Our approach to eating and the way insulin works in the body have been addressed on BBC Radio 4.

In a series of nutritional reports set to be broadcast on BBC Radio 4, journalist Becky Milligan spoke to several key people about the current worldwide obesity epidemic.

From her own research, Ms Milligan said she had found all the different dietary messages and advice “mind-boggling” as she investigated why obesity rates have risen in the UK across the last several decades.

Professor Roy Taylor, Professor of Medicine and Metabolism at the University of Newcastle, has done a lot of research into type 2 diabetes and firmly believes it is possible to put the condition into remission.

He told Ms Milligan that he thought it was “appalling” that obesity rates are continuing to rise, particularly in young people.
Calorie counting
Meanwhile, Dr Robert Lustig, a pediatric endocrinologist, blamed calorie counting, which we had previously been told was imperative to weight loss.

Dr Lustig, Professor of Pediatrics in the Division of Endocrinology at the University of California in San Francisco, said: “Calories being calories are the gravy train of the food industry, because if there were specific calories that caused you to gain weight, or there were specific calories that caused chronic metabolic disease such as type 2 diabetes, then the public would shy away from those wouldn’t they? Well, that is processed food.”

He gave the example of a study from a few years back, that compared sugary sodas, to diet sodas, milk and water. Those in both the soda groups put on weight, even though the diet version products were completely calorie free.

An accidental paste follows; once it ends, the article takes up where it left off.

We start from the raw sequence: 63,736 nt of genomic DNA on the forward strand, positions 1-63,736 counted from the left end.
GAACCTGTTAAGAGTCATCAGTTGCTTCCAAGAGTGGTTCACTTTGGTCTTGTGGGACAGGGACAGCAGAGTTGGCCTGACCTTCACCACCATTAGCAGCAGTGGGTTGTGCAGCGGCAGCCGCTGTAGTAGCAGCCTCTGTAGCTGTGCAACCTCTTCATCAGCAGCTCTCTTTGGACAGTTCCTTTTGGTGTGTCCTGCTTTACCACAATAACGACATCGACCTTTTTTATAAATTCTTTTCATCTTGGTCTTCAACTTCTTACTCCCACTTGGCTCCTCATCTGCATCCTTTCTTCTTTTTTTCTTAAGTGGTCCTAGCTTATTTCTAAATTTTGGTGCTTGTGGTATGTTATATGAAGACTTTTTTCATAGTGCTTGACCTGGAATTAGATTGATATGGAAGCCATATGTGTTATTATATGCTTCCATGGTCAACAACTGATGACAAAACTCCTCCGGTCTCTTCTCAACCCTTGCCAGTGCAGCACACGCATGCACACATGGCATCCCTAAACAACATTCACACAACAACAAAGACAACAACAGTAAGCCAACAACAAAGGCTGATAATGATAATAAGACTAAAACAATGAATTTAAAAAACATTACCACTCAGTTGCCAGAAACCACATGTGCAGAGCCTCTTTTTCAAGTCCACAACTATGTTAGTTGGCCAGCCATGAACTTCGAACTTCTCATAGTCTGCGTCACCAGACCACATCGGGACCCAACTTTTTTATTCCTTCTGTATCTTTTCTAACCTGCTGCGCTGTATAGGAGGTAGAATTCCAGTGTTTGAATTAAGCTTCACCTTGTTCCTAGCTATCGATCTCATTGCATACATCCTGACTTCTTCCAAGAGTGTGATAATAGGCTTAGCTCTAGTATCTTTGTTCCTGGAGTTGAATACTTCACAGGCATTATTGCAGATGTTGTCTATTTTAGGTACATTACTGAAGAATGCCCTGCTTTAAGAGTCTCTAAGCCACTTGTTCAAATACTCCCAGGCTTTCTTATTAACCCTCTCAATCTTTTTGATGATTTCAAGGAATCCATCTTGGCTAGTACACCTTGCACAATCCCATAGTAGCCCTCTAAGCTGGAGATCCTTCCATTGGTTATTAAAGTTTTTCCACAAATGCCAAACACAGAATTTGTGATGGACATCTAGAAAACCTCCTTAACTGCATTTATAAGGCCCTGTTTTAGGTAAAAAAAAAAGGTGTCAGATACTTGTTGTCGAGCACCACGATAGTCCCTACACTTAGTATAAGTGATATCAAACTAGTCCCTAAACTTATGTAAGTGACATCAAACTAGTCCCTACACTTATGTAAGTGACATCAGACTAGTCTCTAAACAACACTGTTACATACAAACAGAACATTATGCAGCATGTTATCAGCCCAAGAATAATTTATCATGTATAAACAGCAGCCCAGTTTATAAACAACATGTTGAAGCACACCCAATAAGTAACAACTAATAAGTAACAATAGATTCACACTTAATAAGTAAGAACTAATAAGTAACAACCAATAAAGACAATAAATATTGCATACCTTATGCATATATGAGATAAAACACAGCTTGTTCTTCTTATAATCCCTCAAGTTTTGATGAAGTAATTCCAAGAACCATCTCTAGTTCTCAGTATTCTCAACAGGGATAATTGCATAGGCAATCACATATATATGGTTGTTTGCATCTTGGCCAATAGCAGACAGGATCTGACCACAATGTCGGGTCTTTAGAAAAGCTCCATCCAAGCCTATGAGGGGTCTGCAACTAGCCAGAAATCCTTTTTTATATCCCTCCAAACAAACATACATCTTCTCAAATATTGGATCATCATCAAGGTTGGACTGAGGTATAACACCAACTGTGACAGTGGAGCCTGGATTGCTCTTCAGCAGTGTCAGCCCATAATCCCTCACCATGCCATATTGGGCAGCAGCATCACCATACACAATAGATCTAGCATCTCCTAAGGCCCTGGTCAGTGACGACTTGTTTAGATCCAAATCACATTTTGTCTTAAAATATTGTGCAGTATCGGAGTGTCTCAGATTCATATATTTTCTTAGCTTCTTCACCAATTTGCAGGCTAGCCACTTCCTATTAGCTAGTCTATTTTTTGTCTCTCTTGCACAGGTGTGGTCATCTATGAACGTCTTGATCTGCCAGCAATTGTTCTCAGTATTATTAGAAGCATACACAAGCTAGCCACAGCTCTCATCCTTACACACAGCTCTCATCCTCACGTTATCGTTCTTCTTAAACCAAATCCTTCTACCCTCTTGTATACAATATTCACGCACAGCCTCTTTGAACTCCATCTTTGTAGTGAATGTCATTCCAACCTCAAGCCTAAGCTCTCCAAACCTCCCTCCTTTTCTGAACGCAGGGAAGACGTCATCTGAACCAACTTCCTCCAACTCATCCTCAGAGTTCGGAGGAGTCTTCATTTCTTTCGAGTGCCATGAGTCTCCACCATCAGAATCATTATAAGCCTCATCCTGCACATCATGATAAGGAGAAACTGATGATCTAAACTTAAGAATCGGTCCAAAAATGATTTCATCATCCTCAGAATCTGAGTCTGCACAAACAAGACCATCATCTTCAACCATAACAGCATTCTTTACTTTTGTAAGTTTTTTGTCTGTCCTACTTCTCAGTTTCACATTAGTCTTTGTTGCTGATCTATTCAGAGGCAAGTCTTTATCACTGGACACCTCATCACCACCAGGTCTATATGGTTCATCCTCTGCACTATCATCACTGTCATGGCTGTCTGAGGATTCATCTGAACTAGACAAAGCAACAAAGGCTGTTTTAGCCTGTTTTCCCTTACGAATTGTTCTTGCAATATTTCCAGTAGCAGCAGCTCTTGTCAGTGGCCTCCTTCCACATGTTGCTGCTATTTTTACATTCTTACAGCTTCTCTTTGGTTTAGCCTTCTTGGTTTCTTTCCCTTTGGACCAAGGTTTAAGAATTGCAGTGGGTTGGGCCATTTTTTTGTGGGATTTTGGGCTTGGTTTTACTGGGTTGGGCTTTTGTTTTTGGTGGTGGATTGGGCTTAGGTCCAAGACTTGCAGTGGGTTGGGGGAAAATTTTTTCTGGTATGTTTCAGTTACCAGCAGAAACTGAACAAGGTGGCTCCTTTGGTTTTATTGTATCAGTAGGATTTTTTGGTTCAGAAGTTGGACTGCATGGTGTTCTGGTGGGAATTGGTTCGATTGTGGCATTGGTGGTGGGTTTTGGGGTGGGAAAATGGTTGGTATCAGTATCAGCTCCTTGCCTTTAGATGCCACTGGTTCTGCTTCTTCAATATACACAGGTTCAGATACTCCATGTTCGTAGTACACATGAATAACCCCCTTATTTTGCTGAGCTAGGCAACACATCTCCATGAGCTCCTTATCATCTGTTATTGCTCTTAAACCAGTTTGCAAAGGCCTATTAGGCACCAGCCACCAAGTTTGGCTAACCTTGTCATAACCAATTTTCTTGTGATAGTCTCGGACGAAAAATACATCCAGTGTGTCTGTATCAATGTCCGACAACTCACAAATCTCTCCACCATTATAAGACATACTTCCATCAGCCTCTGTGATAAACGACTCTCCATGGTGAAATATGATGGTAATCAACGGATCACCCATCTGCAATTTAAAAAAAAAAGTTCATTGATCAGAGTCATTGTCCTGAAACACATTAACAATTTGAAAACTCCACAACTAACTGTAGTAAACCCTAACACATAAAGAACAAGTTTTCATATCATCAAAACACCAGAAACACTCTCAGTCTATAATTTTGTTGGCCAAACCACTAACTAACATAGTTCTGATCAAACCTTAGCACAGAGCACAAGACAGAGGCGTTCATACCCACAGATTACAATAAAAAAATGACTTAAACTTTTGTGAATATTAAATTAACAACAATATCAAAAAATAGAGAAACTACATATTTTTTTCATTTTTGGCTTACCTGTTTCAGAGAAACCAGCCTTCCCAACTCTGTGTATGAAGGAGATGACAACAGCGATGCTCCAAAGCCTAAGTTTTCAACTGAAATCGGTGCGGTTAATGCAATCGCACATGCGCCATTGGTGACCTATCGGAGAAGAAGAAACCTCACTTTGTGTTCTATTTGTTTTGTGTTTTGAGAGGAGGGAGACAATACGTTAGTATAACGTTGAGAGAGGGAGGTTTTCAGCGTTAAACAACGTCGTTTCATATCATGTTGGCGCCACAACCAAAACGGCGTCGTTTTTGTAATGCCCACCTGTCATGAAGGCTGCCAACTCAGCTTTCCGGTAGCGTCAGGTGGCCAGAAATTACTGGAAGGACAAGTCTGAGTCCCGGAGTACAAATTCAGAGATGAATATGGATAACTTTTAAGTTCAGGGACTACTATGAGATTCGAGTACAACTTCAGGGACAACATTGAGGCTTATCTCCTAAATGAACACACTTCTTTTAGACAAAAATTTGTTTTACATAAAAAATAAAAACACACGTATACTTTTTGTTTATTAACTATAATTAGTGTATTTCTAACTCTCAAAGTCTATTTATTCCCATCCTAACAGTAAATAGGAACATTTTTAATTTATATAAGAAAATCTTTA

Dr Lustig said the obesity issue is “nothing to do with calories” and instead said the public should be turning their attentions to the hormone insulin and how it works.
Obesity and insulin
Another expert, Dr Jason Fung, a world-leading expert on intermittent fasting and low carb, especially for treating people with type 2 diabetes, agreed that controlling obesity was all about understanding how the hormone works.

He said: “Insulin basically tells the body to store fat and it also turns off fat burning, so if your body is storing fat, you don’t want it to burn fat.

“If insulin falls, then that’s a signal to burn fat, so if insulin is high you store fat, if it’s low you burn fat. Certain foods stimulate insulin much more than other foods. So refined carbohydrates are probably the biggest stimulus to insulin.”

Later on in the BBC radio programmen, Dr Alison Tedstone, National Director with responsibility of diet, nutrition and obesity in the Health and Wellbeing Directorate of Public Health England (PHE), was invited to discuss whether current dietary guidelines will be changed, based on what was said during the nutrition report.

She said that any decisions are “governed by the evidence” and they mainly take into account “robust” and “longer-term studies”.

At the moment PHE recommends people should follow its Eatwell Guide, which divides foods and drink into five main groups. It is suggested a variety of different foods from each of the groups should be consumed on a daily basis to help people get a wide range of nutrients that the body needs to stay healthy and work properly.

However, Dr Tedstone did concede that the government “recognises that it’s not working” which is why the Childhood Obesity Strategy and the sugar tax on drinks have been introduced.

She concluded: “We need to go beyond information and education. We need to think of the structural drivers of diet.”

For more information on diet, obesity and the role of insulin visit Diabetes Digital Media’s award-winning Low Carb Program.

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